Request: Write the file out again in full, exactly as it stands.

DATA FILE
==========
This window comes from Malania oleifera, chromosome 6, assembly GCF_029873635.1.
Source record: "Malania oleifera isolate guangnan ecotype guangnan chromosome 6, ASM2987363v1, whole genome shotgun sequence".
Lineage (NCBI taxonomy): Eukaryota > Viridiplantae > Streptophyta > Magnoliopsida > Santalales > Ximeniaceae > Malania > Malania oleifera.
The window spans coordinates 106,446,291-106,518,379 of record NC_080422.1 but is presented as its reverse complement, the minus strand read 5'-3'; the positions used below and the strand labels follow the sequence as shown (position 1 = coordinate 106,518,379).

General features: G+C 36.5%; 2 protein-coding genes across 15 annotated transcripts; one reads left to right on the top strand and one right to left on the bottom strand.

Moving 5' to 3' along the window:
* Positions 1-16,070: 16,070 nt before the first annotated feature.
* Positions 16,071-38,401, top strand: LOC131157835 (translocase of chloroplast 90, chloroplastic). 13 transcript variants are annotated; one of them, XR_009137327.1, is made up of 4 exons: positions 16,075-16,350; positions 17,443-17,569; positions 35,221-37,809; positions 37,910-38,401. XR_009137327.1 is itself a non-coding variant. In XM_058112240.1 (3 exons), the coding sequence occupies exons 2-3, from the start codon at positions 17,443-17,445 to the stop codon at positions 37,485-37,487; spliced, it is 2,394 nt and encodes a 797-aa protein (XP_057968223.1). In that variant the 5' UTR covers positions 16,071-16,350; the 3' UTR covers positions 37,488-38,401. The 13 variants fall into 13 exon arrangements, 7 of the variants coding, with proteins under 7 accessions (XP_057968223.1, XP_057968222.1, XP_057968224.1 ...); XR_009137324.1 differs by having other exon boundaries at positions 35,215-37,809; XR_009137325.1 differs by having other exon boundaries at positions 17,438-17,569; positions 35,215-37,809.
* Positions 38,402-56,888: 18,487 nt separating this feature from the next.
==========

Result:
This window comes from Malania oleifera, chromosome 6, assembly GCF_029873635.1.
Source record: "Malania oleifera isolate guangnan ecotype guangnan chromosome 6, ASM2987363v1, whole genome shotgun sequence".
Lineage (NCBI taxonomy): Eukaryota > Viridiplantae > Streptophyta > Magnoliopsida > Santalales > Ximeniaceae > Malania > Malania oleifera.
The window spans coordinates 106,446,291-106,518,379 of record NC_080422.1 but is presented as its reverse complement, the minus strand read 5'-3'; the positions used below and the strand labels follow the sequence as shown (position 1 = coordinate 106,518,379).

General features: G+C 36.5%; 2 protein-coding genes across 15 annotated transcripts; one reads left to right on the top strand and one right to left on the bottom strand.

Moving 5' to 3' along the window:
* Positions 1-16,070: 16,070 nt before the first annotated feature.
* Positions 16,071-38,401, top strand: LOC131157835 (translocase of chloroplast 90, chloroplastic). 13 transcript variants are annotated; one of them, XR_009137327.1, is made up of 4 exons: positions 16,075-16,350; positions 17,443-17,569; positions 35,221-37,809; positions 37,910-38,401. XR_009137327.1 is itself a non-coding variant. In XM_058112240.1 (3 exons), the coding sequence occupies exons 2-3, from the start codon at positions 17,443-17,445 to the stop codon at positions 37,485-37,487; spliced, it is 2,394 nt and encodes a 797-aa protein (XP_057968223.1). In that variant the 5' UTR covers positions 16,071-16,350; the 3' UTR covers positions 37,488-38,401. The 13 variants fall into 13 exon arrangements, 7 of the variants coding, with proteins under 7 accessions (XP_057968223.1, XP_057968222.1, XP_057968224.1 ...); XR_009137324.1 differs by having other exon boundaries at positions 35,215-37,809; XR_009137325.1 differs by having other exon boundaries at positions 17,438-17,569; positions 35,215-37,809.
* Positions 38,402-56,888: 18,487 nt separating this feature from the next.